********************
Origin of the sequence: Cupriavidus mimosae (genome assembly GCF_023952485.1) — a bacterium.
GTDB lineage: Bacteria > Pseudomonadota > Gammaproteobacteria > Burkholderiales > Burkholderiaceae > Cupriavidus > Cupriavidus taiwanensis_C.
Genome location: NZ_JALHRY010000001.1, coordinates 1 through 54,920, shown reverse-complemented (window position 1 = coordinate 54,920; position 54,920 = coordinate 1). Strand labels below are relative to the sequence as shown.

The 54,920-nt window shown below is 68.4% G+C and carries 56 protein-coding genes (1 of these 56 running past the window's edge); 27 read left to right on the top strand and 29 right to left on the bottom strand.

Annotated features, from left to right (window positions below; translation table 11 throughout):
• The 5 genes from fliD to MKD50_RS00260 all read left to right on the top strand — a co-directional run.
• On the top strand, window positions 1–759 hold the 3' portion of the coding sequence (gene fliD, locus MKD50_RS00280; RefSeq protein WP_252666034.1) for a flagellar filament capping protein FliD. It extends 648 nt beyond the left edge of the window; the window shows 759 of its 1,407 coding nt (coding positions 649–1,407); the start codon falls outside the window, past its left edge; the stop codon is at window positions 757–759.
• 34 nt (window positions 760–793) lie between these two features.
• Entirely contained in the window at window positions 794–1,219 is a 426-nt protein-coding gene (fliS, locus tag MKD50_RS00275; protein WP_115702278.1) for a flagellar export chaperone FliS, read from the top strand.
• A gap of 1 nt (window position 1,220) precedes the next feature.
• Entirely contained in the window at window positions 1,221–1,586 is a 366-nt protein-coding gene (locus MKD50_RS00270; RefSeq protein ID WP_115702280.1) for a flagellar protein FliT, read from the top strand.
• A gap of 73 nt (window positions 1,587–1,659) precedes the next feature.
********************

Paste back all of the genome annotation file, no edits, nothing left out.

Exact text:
Origin of the sequence: Cupriavidus mimosae (genome assembly GCF_023952485.1) — a bacterium.
GTDB lineage: Bacteria > Pseudomonadota > Gammaproteobacteria > Burkholderiales > Burkholderiaceae > Cupriavidus > Cupriavidus taiwanensis_C.
Genome location: NZ_JALHRY010000001.1, coordinates 1 through 54,920, shown reverse-complemented (window position 1 = coordinate 54,920; position 54,920 = coordinate 1). Strand labels below are relative to the sequence as shown.

The 54,920-nt window shown below is 68.4% G+C and carries 56 protein-coding genes (1 of these 56 running past the window's edge); 27 read left to right on the top strand and 29 right to left on the bottom strand.

Annotated features, from left to right (window positions below; translation table 11 throughout):
• The 5 genes from fliD to MKD50_RS00260 all read left to right on the top strand — a co-directional run.
• On the top strand, window positions 1–759 hold the 3' portion of the coding sequence (gene fliD, locus MKD50_RS00280; RefSeq protein WP_252666034.1) for a flagellar filament capping protein FliD. It extends 648 nt beyond the left edge of the window; the window shows 759 of its 1,407 coding nt (coding positions 649–1,407); the start codon falls outside the window, past its left edge; the stop codon is at window positions 757–759.
• 34 nt (window positions 760–793) lie between these two features.
• Entirely contained in the window at window positions 794–1,219 is a 426-nt protein-coding gene (fliS, locus tag MKD50_RS00275; protein WP_115702278.1) for a flagellar export chaperone FliS, read from the top strand.
• A gap of 1 nt (window position 1,220) precedes the next feature.
• Entirely contained in the window at window positions 1,221–1,586 is a 366-nt protein-coding gene (locus MKD50_RS00270; RefSeq protein ID WP_115702280.1) for a flagellar protein FliT, read from the top strand.
• A gap of 73 nt (window positions 1,587–1,659) precedes the next feature.